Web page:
How often are you the one preparing food in your home?
University of Surrey researchers found that study participants who had actively prepared a food, or watched someone else prepare a food then consumed more and reported a greater desire to eat than those who did neither action and instead participated in a coloring task. Study leader Jane Ogden adds, “The impact of this depends on the kinds of food being prepared. If the food is lacking in nutritional value this could lead to weight gain and unhealthy overeating.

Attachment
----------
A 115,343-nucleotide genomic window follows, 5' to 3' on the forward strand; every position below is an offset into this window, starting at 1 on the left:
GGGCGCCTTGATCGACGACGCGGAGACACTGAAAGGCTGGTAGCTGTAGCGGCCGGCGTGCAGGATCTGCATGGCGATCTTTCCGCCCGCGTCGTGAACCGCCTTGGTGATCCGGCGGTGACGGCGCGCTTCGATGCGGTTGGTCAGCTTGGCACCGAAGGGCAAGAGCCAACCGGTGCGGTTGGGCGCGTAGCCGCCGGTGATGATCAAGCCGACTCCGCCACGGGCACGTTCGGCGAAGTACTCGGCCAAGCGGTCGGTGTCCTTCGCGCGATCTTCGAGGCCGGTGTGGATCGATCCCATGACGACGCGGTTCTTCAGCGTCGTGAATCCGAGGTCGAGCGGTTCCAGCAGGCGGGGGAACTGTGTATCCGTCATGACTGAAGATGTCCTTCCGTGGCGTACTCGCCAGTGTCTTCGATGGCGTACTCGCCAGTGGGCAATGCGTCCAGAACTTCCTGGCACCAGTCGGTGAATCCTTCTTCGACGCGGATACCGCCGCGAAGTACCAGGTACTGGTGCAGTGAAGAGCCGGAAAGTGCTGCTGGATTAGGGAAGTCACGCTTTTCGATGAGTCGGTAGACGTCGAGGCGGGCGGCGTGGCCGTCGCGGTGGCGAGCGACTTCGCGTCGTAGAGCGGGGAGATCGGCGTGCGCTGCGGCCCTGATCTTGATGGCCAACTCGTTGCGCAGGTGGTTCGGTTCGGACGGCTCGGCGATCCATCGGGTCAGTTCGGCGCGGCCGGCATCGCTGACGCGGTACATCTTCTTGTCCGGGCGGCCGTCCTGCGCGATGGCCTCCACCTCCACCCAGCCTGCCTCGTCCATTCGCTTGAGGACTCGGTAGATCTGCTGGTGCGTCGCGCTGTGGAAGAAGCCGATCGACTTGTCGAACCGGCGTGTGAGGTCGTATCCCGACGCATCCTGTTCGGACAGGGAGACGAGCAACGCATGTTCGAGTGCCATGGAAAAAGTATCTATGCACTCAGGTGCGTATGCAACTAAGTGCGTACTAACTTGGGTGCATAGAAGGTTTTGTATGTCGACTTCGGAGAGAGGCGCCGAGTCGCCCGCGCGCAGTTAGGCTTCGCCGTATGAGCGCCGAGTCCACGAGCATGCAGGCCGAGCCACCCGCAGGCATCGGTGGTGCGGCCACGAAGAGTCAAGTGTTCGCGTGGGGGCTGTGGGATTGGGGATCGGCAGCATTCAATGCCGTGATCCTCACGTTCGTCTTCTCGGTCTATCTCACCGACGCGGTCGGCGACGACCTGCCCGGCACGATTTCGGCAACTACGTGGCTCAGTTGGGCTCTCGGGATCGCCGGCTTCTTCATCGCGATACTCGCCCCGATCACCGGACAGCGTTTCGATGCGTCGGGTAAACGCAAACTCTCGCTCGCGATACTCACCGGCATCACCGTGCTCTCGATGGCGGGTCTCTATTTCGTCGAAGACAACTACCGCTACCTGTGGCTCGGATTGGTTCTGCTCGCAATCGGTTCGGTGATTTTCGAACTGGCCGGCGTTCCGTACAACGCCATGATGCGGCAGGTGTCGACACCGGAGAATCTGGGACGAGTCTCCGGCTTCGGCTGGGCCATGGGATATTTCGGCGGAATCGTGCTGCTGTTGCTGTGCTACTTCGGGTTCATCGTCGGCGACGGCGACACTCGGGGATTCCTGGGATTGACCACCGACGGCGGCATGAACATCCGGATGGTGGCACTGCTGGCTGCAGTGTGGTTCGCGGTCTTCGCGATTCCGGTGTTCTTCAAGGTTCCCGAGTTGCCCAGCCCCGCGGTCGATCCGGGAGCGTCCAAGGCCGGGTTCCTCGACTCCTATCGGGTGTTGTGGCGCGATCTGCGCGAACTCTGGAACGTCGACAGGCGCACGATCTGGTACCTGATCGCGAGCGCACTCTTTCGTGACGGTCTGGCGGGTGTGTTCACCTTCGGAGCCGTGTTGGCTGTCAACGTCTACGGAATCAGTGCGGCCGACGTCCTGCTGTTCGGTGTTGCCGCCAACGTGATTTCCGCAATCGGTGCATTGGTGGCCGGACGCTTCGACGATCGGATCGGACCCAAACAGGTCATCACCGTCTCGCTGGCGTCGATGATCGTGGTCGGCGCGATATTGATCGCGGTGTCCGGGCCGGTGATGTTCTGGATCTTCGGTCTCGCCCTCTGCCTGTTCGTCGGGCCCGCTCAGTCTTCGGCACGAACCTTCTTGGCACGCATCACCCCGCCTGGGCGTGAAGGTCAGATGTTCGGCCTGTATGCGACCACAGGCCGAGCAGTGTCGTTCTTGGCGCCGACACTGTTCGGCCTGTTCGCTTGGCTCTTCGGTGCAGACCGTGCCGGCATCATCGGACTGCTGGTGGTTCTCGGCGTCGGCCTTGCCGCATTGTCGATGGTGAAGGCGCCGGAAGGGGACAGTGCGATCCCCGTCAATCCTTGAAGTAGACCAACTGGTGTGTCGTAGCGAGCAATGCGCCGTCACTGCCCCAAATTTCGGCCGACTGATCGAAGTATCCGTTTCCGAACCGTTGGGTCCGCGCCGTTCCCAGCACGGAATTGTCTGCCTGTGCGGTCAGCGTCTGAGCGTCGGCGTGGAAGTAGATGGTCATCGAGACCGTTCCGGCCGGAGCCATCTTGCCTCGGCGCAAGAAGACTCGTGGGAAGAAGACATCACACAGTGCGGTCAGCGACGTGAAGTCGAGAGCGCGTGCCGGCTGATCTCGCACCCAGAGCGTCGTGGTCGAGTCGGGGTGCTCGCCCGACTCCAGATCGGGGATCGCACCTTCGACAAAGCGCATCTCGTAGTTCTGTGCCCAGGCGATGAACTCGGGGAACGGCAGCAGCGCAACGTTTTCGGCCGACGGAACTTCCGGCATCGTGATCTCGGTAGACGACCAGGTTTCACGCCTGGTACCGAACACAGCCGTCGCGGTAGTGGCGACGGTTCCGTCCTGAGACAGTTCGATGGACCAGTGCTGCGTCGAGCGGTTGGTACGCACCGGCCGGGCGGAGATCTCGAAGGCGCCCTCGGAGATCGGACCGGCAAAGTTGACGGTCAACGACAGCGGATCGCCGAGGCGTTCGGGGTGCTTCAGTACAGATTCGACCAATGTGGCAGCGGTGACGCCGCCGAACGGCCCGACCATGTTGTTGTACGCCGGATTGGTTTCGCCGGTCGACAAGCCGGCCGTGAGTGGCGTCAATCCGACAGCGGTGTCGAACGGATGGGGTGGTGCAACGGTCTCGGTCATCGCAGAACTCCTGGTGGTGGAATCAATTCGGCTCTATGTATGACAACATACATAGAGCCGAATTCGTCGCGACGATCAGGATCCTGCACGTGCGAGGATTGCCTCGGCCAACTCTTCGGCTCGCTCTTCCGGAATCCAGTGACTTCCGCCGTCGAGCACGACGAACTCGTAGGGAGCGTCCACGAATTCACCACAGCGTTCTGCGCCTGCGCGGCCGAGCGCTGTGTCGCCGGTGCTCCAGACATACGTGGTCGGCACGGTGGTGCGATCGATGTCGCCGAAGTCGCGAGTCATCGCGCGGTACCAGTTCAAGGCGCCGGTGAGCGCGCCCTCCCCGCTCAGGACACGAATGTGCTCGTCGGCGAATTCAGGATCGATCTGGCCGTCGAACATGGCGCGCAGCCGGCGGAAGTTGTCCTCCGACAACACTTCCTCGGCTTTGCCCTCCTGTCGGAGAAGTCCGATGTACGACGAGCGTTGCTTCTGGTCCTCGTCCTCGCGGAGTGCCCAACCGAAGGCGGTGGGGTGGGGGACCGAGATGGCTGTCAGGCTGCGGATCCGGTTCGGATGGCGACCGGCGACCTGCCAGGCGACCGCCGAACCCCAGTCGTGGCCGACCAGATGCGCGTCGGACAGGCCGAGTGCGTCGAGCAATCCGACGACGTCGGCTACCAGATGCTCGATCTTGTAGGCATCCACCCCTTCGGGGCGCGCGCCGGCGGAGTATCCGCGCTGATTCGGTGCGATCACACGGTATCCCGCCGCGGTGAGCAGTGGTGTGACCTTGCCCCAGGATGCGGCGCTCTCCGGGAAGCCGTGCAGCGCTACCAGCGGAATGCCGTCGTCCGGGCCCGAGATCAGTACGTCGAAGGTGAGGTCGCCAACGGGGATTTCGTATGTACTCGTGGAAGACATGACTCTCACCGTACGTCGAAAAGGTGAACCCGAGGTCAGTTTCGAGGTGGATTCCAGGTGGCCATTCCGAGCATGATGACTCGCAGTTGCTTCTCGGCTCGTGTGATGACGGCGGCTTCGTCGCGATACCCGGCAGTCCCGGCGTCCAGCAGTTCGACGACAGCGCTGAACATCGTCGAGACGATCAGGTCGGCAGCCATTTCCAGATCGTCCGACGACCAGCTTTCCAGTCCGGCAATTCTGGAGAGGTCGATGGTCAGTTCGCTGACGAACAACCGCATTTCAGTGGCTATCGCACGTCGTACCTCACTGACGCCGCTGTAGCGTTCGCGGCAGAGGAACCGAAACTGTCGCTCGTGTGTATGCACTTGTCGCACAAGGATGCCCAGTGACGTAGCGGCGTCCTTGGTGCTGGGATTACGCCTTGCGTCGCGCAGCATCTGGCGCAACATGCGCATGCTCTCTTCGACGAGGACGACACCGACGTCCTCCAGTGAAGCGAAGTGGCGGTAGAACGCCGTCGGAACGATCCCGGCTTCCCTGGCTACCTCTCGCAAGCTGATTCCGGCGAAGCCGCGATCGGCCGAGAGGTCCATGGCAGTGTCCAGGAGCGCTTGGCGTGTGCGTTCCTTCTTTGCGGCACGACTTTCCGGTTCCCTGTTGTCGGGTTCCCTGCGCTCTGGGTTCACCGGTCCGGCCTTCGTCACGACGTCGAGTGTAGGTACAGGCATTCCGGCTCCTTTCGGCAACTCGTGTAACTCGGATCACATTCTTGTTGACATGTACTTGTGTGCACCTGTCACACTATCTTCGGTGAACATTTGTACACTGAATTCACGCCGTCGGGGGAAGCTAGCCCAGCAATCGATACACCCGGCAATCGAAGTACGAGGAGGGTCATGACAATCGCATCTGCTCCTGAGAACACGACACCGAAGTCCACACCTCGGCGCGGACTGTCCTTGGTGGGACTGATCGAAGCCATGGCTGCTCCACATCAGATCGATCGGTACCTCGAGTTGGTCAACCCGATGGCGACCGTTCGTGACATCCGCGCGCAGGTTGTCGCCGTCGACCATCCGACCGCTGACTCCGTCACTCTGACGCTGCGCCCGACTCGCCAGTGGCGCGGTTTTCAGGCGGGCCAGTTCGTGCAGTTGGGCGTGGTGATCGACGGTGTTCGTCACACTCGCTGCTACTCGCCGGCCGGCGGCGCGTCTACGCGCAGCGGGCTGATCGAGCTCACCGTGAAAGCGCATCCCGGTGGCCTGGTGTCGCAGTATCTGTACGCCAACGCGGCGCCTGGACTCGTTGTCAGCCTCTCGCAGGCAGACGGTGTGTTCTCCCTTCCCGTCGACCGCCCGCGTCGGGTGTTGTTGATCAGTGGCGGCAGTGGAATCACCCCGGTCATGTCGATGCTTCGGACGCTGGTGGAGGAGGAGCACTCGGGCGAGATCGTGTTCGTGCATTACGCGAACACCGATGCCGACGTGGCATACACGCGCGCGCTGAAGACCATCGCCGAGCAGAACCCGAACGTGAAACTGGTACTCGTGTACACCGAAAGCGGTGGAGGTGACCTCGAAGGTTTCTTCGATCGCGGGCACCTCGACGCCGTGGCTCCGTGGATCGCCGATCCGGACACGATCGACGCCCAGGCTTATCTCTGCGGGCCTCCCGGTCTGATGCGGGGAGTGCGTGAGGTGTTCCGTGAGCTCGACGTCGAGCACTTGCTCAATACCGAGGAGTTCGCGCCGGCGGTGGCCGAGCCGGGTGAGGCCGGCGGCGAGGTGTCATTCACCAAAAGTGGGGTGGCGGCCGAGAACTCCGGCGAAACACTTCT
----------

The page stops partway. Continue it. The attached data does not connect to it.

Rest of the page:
However, if people are preparing their own nutritious food or watching others do the same then this could actually be a good influence, particularly if they are cooking with children as it could encourage them to eat more of the healthier foods that they may not have usually wanted to eat.” (EurekAlert!)